Medal of Honor: John Hickman

John Hickman, Calvary Cemetery, Altoona

The Medal of Honor symbolizes the ideals of patriotism, courage, sacrifice, and integrity and is the highest award presented for military valor in action. Those recipients have shown bravery in combat, going above and beyond the call of duty, risking – and often sacrificing – their lives for the welfare of others.

First introduced for the Department of the Navy in 1861, the Medal of Honor would be created for the Department of the Army’s Medal of Honor in 1862. The Department of the Air Force, which originally used the same Medal as the Department of the Army, introduced their own Medal of Honor in 1965. Since its inception during the U.S. Civil War, more than 3500 recipients have been honored with the Medal of Honor.

This is the story of a Medal of Honor recipient.


I entered the sacred grounds of Altoona’s Calvary Cemetery to seek one of the region’s most notable figures. I drove past local leaders and sports figures who I would visit later so I could pay my respects to a man who was honored for his bravery.

I made my way through the peaceful setting, making my way towards the rear of the cemetery. Turning down one of the roadways, I could see the American flag, flapping in the breeze, that marked the grave I was looking for. Located next to the roadway, I stepped out of the vehicle and stood at the grave of John S. Hickman, a Civil War veteran and Medal of Honor recipient.

John Pierce Hickman was born in Blair County on March 2, 1837, there is little known of his early years, but he was serving in the US Navy during the US Civil War. During his time in the Navy, he rose to the rank of Second Class Fireman aboard the USS Richmond, a 2,604 ton wooden steam sloop.

In 1863, the USS Richmond was part of a squadron which was sent to the Gulf of Mexico to strengthen the blockade of Confederate ports. On March 14, 1863, the squadron had steamed up the Mississippi River and were passing Port Hudson, located about fifteen miles up river from Baton Rouge, when tragedy struck. The USS Richmond, which was the second ship in the column of Union ships, was bombarded by the Confederate entrenchments at Port Hudson. A shot shattered both the starboard and port safety-valves, forcing the USS Richmond to withdraw from the attack.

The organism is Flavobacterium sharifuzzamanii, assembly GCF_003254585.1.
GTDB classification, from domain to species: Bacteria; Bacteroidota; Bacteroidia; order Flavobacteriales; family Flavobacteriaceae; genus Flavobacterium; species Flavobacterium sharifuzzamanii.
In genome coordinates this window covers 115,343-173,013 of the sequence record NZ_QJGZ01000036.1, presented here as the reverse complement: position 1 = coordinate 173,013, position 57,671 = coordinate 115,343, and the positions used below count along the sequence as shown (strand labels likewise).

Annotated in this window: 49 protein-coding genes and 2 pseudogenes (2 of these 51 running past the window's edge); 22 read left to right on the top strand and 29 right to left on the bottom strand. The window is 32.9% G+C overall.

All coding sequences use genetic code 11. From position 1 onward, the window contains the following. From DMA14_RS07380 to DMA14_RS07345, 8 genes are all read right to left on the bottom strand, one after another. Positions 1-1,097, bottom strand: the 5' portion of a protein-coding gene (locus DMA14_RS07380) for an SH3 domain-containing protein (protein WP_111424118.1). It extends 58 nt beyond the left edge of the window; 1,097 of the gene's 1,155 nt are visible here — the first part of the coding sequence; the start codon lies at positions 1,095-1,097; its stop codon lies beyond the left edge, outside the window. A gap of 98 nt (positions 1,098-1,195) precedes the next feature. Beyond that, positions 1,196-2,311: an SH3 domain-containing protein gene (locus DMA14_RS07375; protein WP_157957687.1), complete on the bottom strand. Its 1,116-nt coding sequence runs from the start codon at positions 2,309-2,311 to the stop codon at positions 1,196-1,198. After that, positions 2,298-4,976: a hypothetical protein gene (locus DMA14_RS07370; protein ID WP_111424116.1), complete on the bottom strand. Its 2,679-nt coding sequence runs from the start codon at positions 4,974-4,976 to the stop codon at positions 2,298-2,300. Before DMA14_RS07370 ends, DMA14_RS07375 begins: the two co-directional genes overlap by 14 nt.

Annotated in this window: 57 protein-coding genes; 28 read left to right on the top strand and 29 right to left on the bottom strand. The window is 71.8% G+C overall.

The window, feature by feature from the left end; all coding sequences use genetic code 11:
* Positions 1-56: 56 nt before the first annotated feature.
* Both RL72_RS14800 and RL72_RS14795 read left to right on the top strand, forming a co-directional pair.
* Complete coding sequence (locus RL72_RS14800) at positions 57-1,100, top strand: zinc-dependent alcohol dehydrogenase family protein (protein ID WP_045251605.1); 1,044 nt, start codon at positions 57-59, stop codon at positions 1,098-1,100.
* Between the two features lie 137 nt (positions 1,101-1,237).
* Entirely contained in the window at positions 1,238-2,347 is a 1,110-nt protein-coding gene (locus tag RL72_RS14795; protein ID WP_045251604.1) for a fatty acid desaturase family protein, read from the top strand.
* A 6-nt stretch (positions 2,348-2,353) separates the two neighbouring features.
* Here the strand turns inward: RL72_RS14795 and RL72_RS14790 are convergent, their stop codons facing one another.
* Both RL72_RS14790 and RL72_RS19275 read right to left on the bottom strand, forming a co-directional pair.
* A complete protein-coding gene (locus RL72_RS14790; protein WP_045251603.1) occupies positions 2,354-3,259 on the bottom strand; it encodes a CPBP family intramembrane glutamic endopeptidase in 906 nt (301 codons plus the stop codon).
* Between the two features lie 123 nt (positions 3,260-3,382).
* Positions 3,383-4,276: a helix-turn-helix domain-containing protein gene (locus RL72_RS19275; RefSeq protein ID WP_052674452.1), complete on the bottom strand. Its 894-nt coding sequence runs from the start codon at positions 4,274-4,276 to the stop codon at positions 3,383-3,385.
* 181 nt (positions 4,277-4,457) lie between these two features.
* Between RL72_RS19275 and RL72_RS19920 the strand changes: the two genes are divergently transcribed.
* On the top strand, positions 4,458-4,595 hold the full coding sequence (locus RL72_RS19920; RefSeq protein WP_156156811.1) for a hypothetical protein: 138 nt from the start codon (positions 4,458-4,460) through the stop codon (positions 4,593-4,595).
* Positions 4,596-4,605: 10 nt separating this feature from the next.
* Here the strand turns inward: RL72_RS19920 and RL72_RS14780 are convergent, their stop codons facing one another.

Due to the damage, the steam room was on fire and filling with hot steam — the ship was in danger of exploding. Fireman Joseph Vantine, Second Class Fireman John Hickman, First Class Fireman Mathew McClelland, and Fireman First Class John Rush moved quickly to save the ship.

Covering their faces with wet cloth, the four men entered the room filled with hot steam to remove any burning objects. When one man was overcome by the heat, another would take his place and continue to work on saving the ship.

Due to their actions, the USS Richmond was saved and all four men would be awarded the Medal of Honor on July 10, 1863. The citation for Hickman’s Medal of Honor reads: “Served on board the U.S.S. Richmond in the attack on Port Hudson, 14 March 1863. Damaged by a 6-inch solid rifle shot which shattered the starboard safety-valve chamber and also damaged the port safety valve, the fireroom of the U.S.S. Richmond immediately became filled with steam to place it in an extremely critical condition. Acting courageously in this crisis, Hickman persisted in penetrating the steam-filled room in order to haul the hot fires of the furnaces and continued this action until the gravity of the situation had been lessened.”

At the end of the US Civil War, Hickman returned to Altoona, where he worked as a freight conductor for the Pennsylvania Railroad. Hickman died December 24, 1904 and was buried in Calvary Cemetery.

I finished paying my respects to the Civil War veteran, before I left Hickman to slumber beneath the simple stone that remembered his bravery.

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